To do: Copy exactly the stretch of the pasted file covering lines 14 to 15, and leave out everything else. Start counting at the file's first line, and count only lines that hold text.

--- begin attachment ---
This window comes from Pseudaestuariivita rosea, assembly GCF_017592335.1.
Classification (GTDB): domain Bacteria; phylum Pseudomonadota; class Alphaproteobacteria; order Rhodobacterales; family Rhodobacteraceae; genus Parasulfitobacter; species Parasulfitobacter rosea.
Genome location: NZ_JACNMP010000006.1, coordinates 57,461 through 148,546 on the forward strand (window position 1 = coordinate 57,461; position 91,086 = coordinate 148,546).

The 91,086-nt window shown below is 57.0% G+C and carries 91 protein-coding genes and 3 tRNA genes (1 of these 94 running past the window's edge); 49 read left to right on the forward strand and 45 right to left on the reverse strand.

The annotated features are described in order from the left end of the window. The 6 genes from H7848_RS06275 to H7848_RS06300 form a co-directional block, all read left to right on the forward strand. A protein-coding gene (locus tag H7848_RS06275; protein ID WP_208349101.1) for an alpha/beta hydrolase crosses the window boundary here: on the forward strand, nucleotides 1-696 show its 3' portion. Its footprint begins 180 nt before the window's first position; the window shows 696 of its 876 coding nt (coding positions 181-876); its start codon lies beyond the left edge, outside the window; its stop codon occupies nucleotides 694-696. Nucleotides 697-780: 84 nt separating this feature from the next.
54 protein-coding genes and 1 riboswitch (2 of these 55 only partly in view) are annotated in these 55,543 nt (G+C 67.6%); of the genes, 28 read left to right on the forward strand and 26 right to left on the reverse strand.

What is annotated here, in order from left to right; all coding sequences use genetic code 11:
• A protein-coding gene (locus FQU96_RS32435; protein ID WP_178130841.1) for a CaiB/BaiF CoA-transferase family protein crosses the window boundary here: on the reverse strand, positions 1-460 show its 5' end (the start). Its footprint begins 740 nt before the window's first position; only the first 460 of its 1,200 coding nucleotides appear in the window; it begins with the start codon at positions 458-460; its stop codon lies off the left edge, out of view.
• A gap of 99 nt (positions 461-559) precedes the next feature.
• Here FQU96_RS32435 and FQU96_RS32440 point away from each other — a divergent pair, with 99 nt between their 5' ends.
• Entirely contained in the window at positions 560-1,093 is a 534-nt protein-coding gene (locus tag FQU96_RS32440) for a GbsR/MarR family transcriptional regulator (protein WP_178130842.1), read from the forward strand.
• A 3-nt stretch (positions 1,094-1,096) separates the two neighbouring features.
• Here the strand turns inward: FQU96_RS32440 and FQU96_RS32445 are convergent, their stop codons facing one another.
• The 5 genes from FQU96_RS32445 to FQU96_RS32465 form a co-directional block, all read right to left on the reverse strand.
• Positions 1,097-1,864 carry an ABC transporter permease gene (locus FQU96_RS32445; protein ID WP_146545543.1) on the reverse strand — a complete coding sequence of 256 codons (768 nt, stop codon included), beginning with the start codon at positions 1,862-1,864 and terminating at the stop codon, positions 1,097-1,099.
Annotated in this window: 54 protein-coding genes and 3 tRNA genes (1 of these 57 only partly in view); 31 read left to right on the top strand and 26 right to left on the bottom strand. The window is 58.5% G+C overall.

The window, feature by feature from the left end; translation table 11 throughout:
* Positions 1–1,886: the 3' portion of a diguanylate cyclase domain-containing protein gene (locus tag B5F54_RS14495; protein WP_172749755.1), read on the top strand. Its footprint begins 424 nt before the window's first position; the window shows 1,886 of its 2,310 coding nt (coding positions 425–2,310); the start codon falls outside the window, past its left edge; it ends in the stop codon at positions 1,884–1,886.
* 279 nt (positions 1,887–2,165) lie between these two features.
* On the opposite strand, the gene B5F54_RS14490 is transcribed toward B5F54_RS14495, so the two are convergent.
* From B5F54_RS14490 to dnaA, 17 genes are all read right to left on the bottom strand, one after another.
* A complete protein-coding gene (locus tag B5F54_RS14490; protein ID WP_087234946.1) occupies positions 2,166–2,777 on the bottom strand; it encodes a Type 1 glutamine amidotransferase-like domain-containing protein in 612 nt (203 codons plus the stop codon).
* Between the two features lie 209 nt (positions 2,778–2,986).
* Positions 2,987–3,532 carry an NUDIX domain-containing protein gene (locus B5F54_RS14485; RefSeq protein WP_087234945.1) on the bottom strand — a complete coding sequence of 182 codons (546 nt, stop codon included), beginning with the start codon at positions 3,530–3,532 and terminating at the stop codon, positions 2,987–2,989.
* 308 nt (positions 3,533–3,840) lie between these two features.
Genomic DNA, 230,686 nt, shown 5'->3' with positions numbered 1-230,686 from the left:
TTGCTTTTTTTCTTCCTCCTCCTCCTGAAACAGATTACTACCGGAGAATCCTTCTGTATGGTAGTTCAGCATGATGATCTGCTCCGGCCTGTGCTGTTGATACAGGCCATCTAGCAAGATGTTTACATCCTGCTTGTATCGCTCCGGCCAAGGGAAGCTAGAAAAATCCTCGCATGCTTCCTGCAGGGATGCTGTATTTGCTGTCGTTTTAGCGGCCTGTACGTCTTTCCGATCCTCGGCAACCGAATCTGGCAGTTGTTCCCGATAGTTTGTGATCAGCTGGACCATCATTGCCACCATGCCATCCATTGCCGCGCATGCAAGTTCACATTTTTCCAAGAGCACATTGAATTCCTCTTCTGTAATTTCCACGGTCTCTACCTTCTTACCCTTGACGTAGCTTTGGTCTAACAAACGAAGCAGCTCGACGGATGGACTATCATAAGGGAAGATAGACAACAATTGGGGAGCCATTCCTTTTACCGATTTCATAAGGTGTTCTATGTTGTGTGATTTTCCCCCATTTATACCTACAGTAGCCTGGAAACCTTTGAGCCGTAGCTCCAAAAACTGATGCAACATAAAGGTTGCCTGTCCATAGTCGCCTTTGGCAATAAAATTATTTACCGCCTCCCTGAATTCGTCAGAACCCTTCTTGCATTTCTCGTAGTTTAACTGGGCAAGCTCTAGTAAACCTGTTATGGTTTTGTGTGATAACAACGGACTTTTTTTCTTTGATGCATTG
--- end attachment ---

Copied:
• The 5 genes from FQU96_RS32445 to FQU96_RS32465 form a co-directional block, all read right to left on the reverse strand.
• Positions 1,097-1,864 carry an ABC transporter permease gene (locus FQU96_RS32445; protein ID WP_146545543.1) on the reverse strand — a complete coding sequence of 256 codons (768 nt, stop codon included), beginning with the start codon at positions 1,862-1,864 and terminating at the stop codon, positions 1,097-1,099.